Whether they are paid lavishly or barely above the minimum wage, Americans usually prefer not to tell others how much they earn. Some people cannot keep their pay entirely private, because their position is subject to public disclosure requirements, such as those that apply to non-profits. The Internal Revenue Service recently issued the first revisions of the compensation disclosure rules for non-profits in 30 years, and that is upsetting some people — especially in trade associations such as the National Football League — whose pay stubs will be exposed to the world for the first time.
The controversy surrounds the Form 990, an annual document through which non-profits — as a condition of remaining tax-exempt — have to disclose extensive information about their finances, including top-level compensation. After being submitted to the IRS, the 990s are made available on the web through sites such as Guidestar and the Foundation Center. The transparency is meant to discourage excessive spending on internal expenses rather than the group’s stated mission.
Currently, non-profits must disclose the compensation of officers, board members and “key employees” (such as an executive director) as well as the pay of the five highest-paid employees who do not fit those categories and who earn above $50,000. The IRS, which oversees non-profits, now wants non-profits to reveal the names and salaries of up to 20 key employees (more broadly defined) earning more than $150,000 as well as the five-highest paid other employees earning above $100,000.
Trade associations — previously not subject to the disclosure rule relating to highly compensated non-key employees — are doing most of the grousing about the new guidelines. The National Football League, which now reveals the salary of only one employee: its Commissioner, is leading the charge against the new IRS rules, saying the added disclosure is not appropriate for organizations that don’t take tax-deductible contributions from the public.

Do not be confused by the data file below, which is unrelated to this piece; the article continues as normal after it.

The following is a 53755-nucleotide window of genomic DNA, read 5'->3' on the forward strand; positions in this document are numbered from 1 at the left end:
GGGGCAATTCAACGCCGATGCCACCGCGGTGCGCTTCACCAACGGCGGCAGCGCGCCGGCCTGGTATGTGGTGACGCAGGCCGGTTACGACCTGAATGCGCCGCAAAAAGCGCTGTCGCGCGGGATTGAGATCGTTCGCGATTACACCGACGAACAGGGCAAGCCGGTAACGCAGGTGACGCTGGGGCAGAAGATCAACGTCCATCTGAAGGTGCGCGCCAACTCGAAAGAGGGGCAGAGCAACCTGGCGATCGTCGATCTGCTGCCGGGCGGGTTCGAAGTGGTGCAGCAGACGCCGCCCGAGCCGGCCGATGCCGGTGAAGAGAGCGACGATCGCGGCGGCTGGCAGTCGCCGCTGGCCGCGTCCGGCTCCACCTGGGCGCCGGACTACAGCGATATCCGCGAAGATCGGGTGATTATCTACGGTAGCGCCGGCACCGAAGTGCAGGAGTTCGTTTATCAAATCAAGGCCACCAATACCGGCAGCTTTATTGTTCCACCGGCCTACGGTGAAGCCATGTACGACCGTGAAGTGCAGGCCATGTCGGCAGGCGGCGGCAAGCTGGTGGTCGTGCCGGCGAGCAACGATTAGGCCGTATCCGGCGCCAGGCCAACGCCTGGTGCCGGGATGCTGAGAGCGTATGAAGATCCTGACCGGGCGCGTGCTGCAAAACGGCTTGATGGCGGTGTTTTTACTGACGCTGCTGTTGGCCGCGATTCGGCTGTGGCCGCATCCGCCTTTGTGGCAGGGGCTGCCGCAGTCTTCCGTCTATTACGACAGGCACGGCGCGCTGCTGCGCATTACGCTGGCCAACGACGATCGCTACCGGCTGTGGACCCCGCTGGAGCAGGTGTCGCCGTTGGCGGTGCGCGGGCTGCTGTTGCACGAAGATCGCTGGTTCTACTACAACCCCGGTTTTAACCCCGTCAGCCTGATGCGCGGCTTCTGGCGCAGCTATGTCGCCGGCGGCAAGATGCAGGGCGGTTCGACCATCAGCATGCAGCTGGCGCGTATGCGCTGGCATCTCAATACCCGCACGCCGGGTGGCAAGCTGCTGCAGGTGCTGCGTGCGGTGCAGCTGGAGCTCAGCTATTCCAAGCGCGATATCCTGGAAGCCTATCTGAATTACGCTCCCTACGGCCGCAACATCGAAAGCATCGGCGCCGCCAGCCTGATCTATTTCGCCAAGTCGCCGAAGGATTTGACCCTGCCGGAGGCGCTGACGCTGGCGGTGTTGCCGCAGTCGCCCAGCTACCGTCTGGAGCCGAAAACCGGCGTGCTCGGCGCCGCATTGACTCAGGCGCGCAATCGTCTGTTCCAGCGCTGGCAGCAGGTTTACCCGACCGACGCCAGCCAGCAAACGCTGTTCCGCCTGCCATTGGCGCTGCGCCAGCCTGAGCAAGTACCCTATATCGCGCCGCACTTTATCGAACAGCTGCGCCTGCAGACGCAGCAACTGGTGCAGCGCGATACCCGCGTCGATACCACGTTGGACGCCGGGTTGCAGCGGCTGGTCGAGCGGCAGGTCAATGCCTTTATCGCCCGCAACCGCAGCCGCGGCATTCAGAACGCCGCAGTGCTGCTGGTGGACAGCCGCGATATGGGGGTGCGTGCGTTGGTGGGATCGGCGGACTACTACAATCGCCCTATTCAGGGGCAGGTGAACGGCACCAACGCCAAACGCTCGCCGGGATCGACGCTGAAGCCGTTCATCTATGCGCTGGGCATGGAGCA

While you’d expect that a professional sports organization might be trying to conceal bloated pay levels, Joe Browne, the NFL’s executive vice president for communications and public affairs, recently strained to suggest to the New York Times that the problem was the opposite: “I finally get to the point where I’m making 150 grand, and they want to put my name and address on the form so the lawyer next door who makes a million dollars a year can laugh at me.”
Working with the American Society of Association Executives, the NFL has begun lobbying Congress for legislation that would allow trade associations to redact the additional salary information from the public version of the 990 (the way charities are allowed to remove information on their largest contributors).
While it is true that trade associations don’t receive donations from the public, they are still tax-exempt, which means that they should give up the financial privacy enjoyed by other private entities. Besides, even the new rules would require that trade associations disclose a lot less salary information than another non-charity type of non-profit: labor unions.
Under the Labor-Management Reporting and Disclosure Act of 1959, unions must file annual forms called LM-2s that, among other things, list the salaries not only of officers but all employees. The U.S. Department of Labor makes the forms available on the web and also provides a search engine that allows you to enter the name of any individual and easily find his or her compensation. How would trade associations feel about that level of mandatory transparency?